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Protesters in Madison, Wisconsin want to know "how many more?" after the shooting death of local teenager Tony Robinson. (Photo: Light Brigading/cc/flickr)

Protesters in Madison, Wisconsin want to know "how many more?" after the shooting death of local teenager Tony Robinson. (Photo: Light Brigading/cc/flickr)

Mimicking Media Outlets, DOJ Will Finally Attempt Tally of Killings by Police

Database will not require police to report people they kill

Sarah Lazare, staff writer

Mimicking major media outlets, and following pressure from Black Lives Matter campaigners, the Department of Justice announced Monday that it will bolster its efforts to record killings by police using information compiled from multiple sources.

The undertaking, however, will not require police departments to report people their officers kill, and is strikingly similar to the approach employed by the Guardian, which in June launched its own database, The Counted.

The Bureau of Justice Statistics (BJS), which will house the initiative, said it will improve its data by "surveying police departments, medical examiners' offices and investigative offices about the reports that it identifies from open source and using data from the multiple sources to obtain a more accurate factual account of each incident." The agency claims it will "complete its methodology study by late 2015/early 2016 and then begin to stand up a national program on arrest related deaths."

Similarly, The Counted combines "Guardian reporting with verified crowdsourced information," including tips and media reports, to monitor police killings.

According to the Guardian, the BJS program is "seen internally as a more robust version of the currently defunct Arrest Related Deaths Count, which published annual data between 2003 and 2009 using statistics supplied by some of the United States' 18,000 law enforcement agencies."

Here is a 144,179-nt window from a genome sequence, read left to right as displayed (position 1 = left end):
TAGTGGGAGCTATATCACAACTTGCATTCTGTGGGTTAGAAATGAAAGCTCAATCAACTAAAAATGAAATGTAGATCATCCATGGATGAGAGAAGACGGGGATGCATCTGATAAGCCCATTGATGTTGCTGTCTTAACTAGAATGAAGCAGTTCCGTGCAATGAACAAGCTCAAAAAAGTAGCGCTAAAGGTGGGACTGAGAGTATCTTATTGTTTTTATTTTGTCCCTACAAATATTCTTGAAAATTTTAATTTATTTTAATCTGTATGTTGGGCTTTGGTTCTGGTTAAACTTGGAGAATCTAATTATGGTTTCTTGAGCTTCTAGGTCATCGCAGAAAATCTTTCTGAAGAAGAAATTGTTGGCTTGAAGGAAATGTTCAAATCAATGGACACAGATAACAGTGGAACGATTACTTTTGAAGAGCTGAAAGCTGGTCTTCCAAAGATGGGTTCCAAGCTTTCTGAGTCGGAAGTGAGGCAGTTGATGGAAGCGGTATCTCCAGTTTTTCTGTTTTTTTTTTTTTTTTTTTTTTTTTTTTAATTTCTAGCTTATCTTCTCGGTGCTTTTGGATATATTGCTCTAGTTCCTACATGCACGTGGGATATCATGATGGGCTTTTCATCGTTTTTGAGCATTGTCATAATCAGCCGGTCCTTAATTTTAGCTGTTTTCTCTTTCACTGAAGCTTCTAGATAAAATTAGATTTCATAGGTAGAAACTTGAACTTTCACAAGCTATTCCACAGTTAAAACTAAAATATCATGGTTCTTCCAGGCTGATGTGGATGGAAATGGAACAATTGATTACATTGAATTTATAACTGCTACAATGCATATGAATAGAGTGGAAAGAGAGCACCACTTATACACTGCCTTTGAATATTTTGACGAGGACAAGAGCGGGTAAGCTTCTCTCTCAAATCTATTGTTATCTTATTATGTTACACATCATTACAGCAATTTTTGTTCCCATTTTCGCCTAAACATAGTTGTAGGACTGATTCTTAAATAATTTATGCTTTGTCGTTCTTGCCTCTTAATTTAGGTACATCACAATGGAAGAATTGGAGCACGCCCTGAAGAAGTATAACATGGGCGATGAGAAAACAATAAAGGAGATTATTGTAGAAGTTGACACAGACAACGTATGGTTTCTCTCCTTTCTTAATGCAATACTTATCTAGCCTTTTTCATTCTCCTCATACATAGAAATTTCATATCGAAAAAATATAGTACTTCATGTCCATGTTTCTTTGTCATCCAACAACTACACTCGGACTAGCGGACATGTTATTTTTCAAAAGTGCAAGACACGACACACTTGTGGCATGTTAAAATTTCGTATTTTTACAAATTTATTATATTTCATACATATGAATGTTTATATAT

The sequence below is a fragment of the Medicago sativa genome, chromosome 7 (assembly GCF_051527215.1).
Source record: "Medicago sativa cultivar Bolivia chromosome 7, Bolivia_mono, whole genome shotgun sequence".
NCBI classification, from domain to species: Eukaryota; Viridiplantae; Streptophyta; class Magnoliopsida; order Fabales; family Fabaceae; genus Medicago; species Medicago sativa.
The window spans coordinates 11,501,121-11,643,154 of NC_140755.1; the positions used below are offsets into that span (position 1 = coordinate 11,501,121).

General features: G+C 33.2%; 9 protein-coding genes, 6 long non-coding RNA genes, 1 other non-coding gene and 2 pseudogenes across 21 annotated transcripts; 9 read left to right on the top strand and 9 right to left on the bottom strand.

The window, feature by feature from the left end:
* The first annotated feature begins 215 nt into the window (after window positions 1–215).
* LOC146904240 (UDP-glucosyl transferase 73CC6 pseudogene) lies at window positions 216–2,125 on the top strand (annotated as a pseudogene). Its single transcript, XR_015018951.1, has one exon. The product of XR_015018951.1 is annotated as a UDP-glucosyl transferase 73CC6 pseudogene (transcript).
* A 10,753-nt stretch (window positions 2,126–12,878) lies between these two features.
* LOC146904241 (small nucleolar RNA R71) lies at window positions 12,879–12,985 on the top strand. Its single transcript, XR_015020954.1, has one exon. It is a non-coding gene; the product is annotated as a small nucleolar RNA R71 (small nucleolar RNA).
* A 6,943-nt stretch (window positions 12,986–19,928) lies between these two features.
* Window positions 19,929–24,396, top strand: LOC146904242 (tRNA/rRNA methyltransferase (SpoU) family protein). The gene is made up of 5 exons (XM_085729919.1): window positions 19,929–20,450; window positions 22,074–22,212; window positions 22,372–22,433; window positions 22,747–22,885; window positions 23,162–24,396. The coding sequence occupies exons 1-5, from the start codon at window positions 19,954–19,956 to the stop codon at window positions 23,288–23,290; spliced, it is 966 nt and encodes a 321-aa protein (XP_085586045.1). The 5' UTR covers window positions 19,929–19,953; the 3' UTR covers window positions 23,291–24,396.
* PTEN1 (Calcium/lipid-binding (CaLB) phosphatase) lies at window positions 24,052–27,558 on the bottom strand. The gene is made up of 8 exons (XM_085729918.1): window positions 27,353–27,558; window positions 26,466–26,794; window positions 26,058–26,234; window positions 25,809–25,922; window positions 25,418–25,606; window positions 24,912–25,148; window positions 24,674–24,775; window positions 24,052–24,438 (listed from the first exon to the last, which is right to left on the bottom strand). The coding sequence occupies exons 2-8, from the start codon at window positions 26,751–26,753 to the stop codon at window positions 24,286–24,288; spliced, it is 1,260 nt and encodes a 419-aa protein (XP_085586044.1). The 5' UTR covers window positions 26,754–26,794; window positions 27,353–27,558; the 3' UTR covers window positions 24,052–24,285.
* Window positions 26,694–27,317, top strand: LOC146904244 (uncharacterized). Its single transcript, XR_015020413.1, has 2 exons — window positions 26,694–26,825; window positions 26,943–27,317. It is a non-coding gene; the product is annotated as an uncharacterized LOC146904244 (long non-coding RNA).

The system will not make BJS reliant solely on voluntary reports by police, which dramatically under-represent the number of killings. The FBI, which currently only collects data on so-called "justifiable homicides" by police based on voluntary reporting from departments, identified just 444 killings in 2014. This compares with 884 killings cited by The Counted in 2015 alone.

The Washington Post and Guardian began recording police killings earlier this year after nationwide protests highlighted the U.S. government's failure to maintain any meaningful records of the killings—which disproportionately impact black and brown communities.

According to the Guardian, 27 percent of the people killed by police in 2015 had mental health issues. And according to the Washington Post, one in 13 people shot dead by guns in the United States are killed by police.


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